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I was reading an article regarding the Shuttle's GPCs and how they stack up against commercially-made hardware on http://www.nasa.gov/mission_pages/shuttle/flyout/flyfeature_shuttlecomputers.html and was finding it quite interesting. One thing that caught my attention was that they have a lot of issues caused by radiation with their off-the-shelf laptops (IBM/Lenovo Thinkpads), with the memory in each machine typically getting fried 2-3 times per mission (and a lot more on Hubble missions), with a high probability that it will happen while crossing the South Atlantic Anomaly.

That got me thinking. The Thinkpads, like most off the shelf computers, are plastic. Sure, they have RF shielding, but that exists mostly to appease regulators regarding RF emissions and would offer little to no radiation protection.

However, there are laptops on the market with metal cases (most notably the Apple laptops, made from a milled block of aluminium).

Would an off-the-shelf machine in a metal casing hold up better in space compared to an otherwise identical machine in a plastic case? I understand some plastics can be quite effective radiation blockers, and metals can actually make the situation worse (though I'm by no means an expert on nuclear physics, I'm just interested). Are there any cases on record of a matal-clad laptop going into space, and if so how did it hold up compared to the plastic-clad thinkpads?

Apologies if this is the wrong SE site to be asking this on, but while it is to do with computers I think the answer to this question lies in physics so it seems to me that this is the correct place to be asking a question like this.

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Electronics SE would be valid as well, but since this is about space E&M radiation, I would venture to say it's about equally suited for both sites. –  Alan Rominger Jul 15 '11 at 15:32
    
I thought that the radiation only caused the RAM contents to be modified/corrupted - I didn't think it permanently damaged the modules... –  Breakthrough Jul 15 '11 at 16:46
    
I would say this is definitely on topic here, and probably off topic on the trilogy sites - it is about radiation, after all, not computing. I'm not sure if the electronics people would want it. –  David Z Jul 15 '11 at 18:42
    
Vaguely related: Cosmic Rays: what is the probability they will affect a program? on Stack Overflow. And you'll note that there was considerable argument about it's appropriateness. –  dmckee Jul 18 '11 at 21:53

1 Answer 1

up vote 7 down vote accepted

The bad news: Space radiation is much harsher compared to boring gamma rays from our primitive nuclear reactors. Space radiation has much higher energy levels, and you cannot completely shield it, even with 10 meters of lead (which is in fact not very effective for neutrons).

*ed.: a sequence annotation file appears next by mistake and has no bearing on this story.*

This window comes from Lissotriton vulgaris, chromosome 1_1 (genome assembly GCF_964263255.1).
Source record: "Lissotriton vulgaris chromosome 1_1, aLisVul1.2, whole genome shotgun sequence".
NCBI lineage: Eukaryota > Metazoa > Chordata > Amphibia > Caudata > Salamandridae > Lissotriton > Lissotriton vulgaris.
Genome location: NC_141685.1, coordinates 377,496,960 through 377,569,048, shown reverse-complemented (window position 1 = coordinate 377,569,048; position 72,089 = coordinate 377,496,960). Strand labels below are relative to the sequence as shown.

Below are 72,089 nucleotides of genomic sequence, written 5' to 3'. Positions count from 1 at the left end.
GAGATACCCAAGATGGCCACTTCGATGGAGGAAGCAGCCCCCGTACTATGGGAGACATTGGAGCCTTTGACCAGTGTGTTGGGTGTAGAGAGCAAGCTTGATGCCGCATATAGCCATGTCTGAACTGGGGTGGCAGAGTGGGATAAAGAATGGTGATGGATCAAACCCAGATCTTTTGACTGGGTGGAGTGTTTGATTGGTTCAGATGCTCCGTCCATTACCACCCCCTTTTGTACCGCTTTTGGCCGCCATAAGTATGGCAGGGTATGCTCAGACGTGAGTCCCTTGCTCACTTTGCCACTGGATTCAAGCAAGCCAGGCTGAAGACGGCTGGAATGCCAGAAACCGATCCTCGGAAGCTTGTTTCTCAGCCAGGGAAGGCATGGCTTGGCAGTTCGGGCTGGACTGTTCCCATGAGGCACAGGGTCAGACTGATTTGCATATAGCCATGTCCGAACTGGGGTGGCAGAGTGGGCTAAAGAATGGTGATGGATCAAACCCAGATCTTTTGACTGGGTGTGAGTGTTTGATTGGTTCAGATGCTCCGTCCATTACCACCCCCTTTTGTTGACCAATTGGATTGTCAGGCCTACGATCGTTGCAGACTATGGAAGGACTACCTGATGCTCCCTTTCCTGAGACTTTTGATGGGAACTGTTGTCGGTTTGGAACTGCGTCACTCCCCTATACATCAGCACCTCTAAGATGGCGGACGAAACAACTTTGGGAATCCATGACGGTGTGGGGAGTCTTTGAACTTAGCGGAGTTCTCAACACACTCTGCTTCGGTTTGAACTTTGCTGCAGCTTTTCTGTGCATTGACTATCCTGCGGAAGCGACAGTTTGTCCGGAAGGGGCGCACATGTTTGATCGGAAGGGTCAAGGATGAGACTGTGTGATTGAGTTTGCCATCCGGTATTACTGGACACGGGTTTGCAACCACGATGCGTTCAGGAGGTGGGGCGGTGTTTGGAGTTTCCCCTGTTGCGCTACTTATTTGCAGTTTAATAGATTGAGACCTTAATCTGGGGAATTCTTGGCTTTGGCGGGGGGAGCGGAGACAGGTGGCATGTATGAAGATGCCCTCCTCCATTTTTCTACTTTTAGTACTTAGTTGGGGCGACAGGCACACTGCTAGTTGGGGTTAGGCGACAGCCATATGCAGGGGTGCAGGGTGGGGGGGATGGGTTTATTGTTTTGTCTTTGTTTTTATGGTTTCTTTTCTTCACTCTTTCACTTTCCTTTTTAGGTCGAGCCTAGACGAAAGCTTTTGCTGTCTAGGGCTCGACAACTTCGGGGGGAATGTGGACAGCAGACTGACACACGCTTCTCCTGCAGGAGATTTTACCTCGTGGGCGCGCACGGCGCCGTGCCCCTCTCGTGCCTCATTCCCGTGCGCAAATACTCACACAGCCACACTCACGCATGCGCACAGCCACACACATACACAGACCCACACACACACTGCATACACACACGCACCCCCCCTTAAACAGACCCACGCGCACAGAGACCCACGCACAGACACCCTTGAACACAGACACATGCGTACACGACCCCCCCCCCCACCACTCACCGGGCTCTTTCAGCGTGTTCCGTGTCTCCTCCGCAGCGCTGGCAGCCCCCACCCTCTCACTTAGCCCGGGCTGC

The good news is that an individual gamma photon, for example, usually would not introduce memory error by itself, even when going right through a memory cell. The real problem is boron. If the stable isotope 10B catches a neutron from space radiation, it will decay into lithium and an alpha particle (and a “harmless” gamma photon). This alpha particle is the one causing soft errors, because it’s heavy and causes huge damage to semiconductor when passing though it.

The solution is to only use 11B in ICs. (Boron is used in packaging and insulation layers on the ASICs.)

Another problem, which in some cases needs special ASIC designs (for special prices, of course) is photocurrent - gamma rays are like light, and will generate electricity right inside the silicon chip (like in a solar cell), which might randomly turn transistors on. In some cases, two randomly turned on transistors might short the power rail to ground, and the chip will burn to ashes (= latchup; usually happens with ‘parasitic’ BJT transistors in MOSFETs).

And finally, a common solution is using ECC memory everywhere, which can autofix errors on-the-go.

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The only downside to EEC is the slight performance penalty - although the difference is largely negligible, it's worth mentioning for completeness. It should also be noted that this will only work under light radiation exposure; heavy enough and EEC will not help you. –  Breakthrough Jul 15 '11 at 16:44
    
I can take it from your answer then that an aluminium-clad laptop would be just as susceptible to radiation damage as a plastic one? You're right about ECC RAM, it would be better suited to space, but I don't believe there are any off-the-shelf laptops that support it, which is why I didn't bring it up, or ruby ICs for that matter. My criteria for the question is that the computer in question has to be factory-spec, or close to it (The NASA page mentioned unspecified "modifications" to the thinkpads, but those could have nothing to do with space radiation). –  GordonM Jul 18 '11 at 8:50
    
Sorry, by ruby I meant sapphire. –  GordonM Jul 18 '11 at 9:00
    
Yes, aluminium is as susceptible as plastic. In fact, plastic does better job at shielding neutrons, which is more serious issue. AFAIK more or less recent AMD-based laptops with integrated memory controller in CPU should be able to deal with ECC memory right out of the box (although might be limited in BIOS). Sapphire IC's are very expensive, so we never see them in laptops, but AMD-based CPU's are made on similar technology (Silion on insulator), which should be less sensitive to radiation. Anyway, on low earth orbit usual off-the-shelf NB might just work, it's not that nasty. –  BarsMonster Jul 18 '11 at 9:11

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